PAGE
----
Read more about homelessness in Berkeley.
Dozens of advocates, homeless individuals and academics who study laws affecting the poor told council that the proposal was misguided, would lead to selective enforcement, and would make it harder for people who are homeless to access needed services and programs that might help them get off the streets. Nearly 80 people addressed council Tuesday night, and most said they were against the recommendation. … Continue reading »
The lowdown: Berkeley council on homelessness, sewer fee hike, limiting vaccine exemptions, crude oil, more
Tuesday night, the Berkeley City Council will consider a new set of laws designed to clean up the downtown by putting stricter controls on the behavior of the homeless, the possibility of doubling city sewer fees by 2020, a percent-for-art program for private development and more. Read on to find out what’s on the agenda.
SEWER FEE INCREASE The city is looking at increasing sewer rates to close a projected gap in the cost to run its sanitary sewer management system and comply with new federal requirements that set out strict improvements to the system in coming years. At 5:30 p.m., city Public Works director Andrew Clough will present several options for how the city might increase rates to cover the program’s costs going forward. The city commissioned a study to analyze how that might work, and has put forward three options for consideration. All three would require what amounts to an approximate doubling of fees, spread over the next five years. … Continue reading »
A proposal coming before the Berkeley City Council on Tuesday to examine new laws for the homeless is being called Measure S 2.0, and it is shaping up politically to be a repeat of the bruising sit-lie ordinance that was on the 2012 ballot.
Council members Linda Maio and Jesse Arreguín want to ask the city manager to examine a raft of laws that might ameliorate the behavior of the growing groups of homeless youth that frequent Shattuck Avenue in downtown Berkeley. Only Arreguín has now withdrawn his support for the measure.
Read Berkeleyside’s March 18 update about the outcome of the vote.
“I definitely recognize there are some challenges on our streets in downtown Berkeley and Telegraph Avenue,” said Arreguín. “I originally thought that adopting laws and increasing enforcement was going to be the best approach, but in thinking more about it I really think without talking about [adding] services and the outreach … we are not going to make a meaningful difference.” … Continue reading »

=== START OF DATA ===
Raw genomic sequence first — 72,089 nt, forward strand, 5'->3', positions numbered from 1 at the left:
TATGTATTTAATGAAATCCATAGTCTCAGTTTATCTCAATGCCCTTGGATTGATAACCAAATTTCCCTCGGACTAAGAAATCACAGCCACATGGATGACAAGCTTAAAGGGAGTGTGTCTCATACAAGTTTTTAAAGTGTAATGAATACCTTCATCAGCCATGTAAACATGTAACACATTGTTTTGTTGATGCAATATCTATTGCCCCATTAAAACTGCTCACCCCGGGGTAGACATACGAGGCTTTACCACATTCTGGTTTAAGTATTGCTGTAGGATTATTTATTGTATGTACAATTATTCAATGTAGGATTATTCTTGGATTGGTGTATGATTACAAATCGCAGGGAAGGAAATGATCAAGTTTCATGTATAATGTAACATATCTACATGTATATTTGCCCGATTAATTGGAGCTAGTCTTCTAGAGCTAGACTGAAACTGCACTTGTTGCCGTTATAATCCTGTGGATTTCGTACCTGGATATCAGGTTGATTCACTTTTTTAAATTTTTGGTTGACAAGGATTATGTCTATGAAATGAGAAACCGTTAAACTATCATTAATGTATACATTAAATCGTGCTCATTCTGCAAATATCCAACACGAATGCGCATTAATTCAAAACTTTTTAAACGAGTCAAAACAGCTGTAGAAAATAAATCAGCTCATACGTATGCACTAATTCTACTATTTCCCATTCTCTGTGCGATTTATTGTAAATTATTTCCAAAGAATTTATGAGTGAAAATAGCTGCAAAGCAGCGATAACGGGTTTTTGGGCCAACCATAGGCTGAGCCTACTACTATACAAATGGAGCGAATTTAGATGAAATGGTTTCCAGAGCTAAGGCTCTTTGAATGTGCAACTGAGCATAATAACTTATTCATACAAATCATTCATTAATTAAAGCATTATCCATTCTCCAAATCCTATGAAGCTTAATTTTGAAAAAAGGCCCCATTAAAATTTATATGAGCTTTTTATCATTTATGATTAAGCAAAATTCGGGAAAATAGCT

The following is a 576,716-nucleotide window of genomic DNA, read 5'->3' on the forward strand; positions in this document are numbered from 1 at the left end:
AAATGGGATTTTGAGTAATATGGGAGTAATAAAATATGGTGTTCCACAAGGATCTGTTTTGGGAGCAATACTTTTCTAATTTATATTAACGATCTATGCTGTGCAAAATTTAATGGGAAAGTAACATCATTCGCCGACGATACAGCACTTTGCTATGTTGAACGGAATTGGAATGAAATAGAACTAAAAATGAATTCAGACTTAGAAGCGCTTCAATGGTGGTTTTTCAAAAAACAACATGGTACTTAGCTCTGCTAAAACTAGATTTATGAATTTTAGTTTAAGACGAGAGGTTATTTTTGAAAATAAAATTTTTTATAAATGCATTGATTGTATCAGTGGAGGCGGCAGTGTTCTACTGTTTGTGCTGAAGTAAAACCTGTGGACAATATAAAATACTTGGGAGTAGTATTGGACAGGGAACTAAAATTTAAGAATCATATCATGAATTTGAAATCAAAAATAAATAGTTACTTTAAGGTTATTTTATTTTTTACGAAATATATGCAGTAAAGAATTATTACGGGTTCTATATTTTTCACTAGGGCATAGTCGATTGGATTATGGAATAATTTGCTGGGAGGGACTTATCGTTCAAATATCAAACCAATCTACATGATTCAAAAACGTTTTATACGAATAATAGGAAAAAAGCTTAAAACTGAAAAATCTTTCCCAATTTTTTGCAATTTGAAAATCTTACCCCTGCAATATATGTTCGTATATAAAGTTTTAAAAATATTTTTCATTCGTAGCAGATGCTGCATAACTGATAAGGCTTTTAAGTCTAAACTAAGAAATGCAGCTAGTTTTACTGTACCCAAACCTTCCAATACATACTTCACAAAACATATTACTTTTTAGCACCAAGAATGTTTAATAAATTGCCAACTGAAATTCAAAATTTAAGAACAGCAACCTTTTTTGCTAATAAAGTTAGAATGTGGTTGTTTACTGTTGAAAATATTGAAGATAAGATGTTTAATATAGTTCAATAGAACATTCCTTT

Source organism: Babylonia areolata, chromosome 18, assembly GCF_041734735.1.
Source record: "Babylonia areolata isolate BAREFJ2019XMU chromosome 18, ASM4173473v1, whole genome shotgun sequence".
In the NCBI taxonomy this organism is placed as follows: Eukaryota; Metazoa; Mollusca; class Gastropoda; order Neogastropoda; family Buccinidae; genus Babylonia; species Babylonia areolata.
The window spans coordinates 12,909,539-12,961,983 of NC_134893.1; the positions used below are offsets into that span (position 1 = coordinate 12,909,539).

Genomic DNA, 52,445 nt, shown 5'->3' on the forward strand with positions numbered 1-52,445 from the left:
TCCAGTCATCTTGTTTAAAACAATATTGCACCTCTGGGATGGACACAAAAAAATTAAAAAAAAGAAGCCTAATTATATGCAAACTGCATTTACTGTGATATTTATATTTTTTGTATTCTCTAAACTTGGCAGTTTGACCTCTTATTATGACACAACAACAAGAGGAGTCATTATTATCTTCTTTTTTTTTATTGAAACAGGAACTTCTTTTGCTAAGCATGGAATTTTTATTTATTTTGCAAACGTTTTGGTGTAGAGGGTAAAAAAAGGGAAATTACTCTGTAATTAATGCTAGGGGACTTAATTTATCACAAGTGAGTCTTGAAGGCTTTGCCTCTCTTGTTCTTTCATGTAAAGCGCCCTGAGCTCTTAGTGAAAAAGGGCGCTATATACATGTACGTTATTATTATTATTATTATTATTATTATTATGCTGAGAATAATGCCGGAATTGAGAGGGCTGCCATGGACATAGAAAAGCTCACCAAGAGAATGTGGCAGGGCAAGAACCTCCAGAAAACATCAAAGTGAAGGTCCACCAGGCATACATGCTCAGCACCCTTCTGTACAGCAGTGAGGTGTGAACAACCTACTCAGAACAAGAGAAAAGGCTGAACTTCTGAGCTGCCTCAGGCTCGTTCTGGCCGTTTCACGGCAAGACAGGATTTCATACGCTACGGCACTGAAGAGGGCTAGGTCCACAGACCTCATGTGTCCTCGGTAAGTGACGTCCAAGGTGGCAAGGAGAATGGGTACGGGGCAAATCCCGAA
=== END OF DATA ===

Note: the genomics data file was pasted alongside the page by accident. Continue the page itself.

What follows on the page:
Police officials will give the Berkeley City Council a broad overview of 2014 crime trends Tuesday night, showing significant reductions in the city’s most serious incidents.
Last year saw a 25% reduction in violent crimes, and a 5% reduction in property crimes. The annual crime report draws largely on data submitted to the FBI. The FBI’s Uniform Crime Reports program tracks homicide, robbery, rape, burglary, larceny, auto theft and aggravated assault across 17,000 law enforcement agencies, which represent 90% of these agencies nationwide.
The city saw increases in aggravated assaults (8%) and commercial burglaries (28%). Arson reports were flat. Police said the assaults “frequently involved alcohol or drug abuse by victim and/or suspect, and frequently involved acquaintances.” … Continue reading »
The lowdown: Berkeley council on crime report, liquor store surveillance cameras, donations for the homeless
Berkeley City Council is set to kick off Tuesday at 5:30 p.m. with the annual crime report. The regular meeting at 7 p.m. has a short agenda that’s chock-full of consent calendar items including a new ordinance to regulate surveillance systems at liquor stores; a proposed study to analyze pedestrian and cyclist safety issues near the North Berkeley BART station; potential new traffic controls on University Avenue; and more.